exist in the table. So in a table that has the following structure
CREATE TABLE sample(
id int not null primary key,
fname char(15)
)

you have INSERT statements that look like this:
INSERT INTO sample VALUES (1, ˜Jay Greenspan™);

This is potentially problematic if you™re transferring data to a table that
may be slightly different or that is using a different SQL server. In these
cases you want complete SQL statements like insert into sample (id,
fname) values (1, ˜Jay Greenspan™). The --complete-insert flag
gives insert statements in this form.
— -e or --extended-insert: When you use this flag, each table™s rows are
inserted in a single statement, with row values surrounded by parentheses
and separated by commas. Without this flag each row has its own INSERT
statement. The first command in the following code is what an INSERT
statement looks like when run with --extended-insert. The second and
third are statements that insert the same information and are created by
mysqldump if this flag is not used.

INSERT INTO SAMPLE VALUES (1, ˜jay™), (2, ˜john™);
INSERT INTO SAMPLE VALUES (1, ˜jay™);
INSERT INTO SAMPLE VALUES (1, ˜john™)

— --delayed: In MySQL you can indicate to the MySQL engine that an
insert statement is of a relatively low priority by using the syntax
insert delayed. When MySQL sees one of these statements it puts the
statement in a queue rather than directly into the table if other insert or
update statements are coming from other clients. This is especially helpful
if other clients are inserting rows that must be available immediately. The
delayed row will wait for other updates to finish before data are written to
the actual table. Using insert delayed is a good idea when doing bulk
inserts as might be the case with rows taken from mysqldump.

— --add-drop-table: MySQL™s drop table command can return an error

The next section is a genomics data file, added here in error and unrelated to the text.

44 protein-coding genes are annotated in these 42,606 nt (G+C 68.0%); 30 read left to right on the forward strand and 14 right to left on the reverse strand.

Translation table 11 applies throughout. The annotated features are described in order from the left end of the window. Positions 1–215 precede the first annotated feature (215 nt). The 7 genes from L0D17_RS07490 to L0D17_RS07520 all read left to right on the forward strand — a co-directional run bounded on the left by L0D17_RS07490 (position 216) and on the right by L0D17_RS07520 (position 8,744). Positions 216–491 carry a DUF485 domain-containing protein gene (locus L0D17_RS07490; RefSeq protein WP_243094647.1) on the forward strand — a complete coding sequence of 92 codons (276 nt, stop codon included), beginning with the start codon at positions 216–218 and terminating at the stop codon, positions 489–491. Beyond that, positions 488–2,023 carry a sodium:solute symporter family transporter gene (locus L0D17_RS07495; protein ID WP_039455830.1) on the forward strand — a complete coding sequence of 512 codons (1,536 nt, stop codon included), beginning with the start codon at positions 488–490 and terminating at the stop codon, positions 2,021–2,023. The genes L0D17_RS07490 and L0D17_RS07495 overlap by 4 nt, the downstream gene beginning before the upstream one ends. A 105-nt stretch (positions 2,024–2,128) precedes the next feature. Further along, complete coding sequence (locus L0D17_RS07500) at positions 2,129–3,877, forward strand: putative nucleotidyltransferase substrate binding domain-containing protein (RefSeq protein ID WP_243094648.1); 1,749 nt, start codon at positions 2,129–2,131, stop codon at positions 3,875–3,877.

if a drop is attempted but the table does not exist. You can use the com-
mand drop table if exists to avoid potential errors with the DROP
commands. This flag adds drop table if exists before every CREATE
statement. If you use this flag with mysqldump you can be sure that any
Appendix D: MySQL Utilities 595

recovery done from this dump will create a clean set of tables and erase
any data previously using those names in the tables.
— -t or no-create-info: Omits create table statements from the output.

— -d or no-data: Just dumps the create table statements with no row data.

— --lock-tables: Places a lock on all tables within a database before start-
ing a dump.
— --add-locks: Adds a lock tables before and an unlock tables com-
mand after each set of inserts. This allows the mysqldump thread to move
with the greatest speed because no other clients will be able to write to
the tables at the same time.
— --flush-logs or -f: Flushes the log files before starting a dump operation.

— -q or --quick: By default mysqldump writes rows to memory before forc-
ing the rows to standard output. This really isn™t necessary. By using this
flag you force mysqldump to deliver its contents directly to standard out-
put, thereby saving some memory.
— -w or --where: Enables you to put a where condition on what is dumped.
For example, from the store users table you can get a list of users with a
user_id of greater than 5 with the following code. (Note that each WHERE
condition must be put in quotes, and again, this is meant to be all on one
line.)
mysqldump -u root -pmypass --add-locks “-wuser_id>5” store
users

If you™re using mysqldump for backup, you™ll probably want to use the --opt
flag. This is the same as using --quick, --add-drop-table, --add-locks, --
extended-insert, or --lock-tables. So for regular backups you should probably
add something like the following command to your cron tab:

./mysqldump -u root -pmypass --opt --all-databases > /path/to/mybackup.sql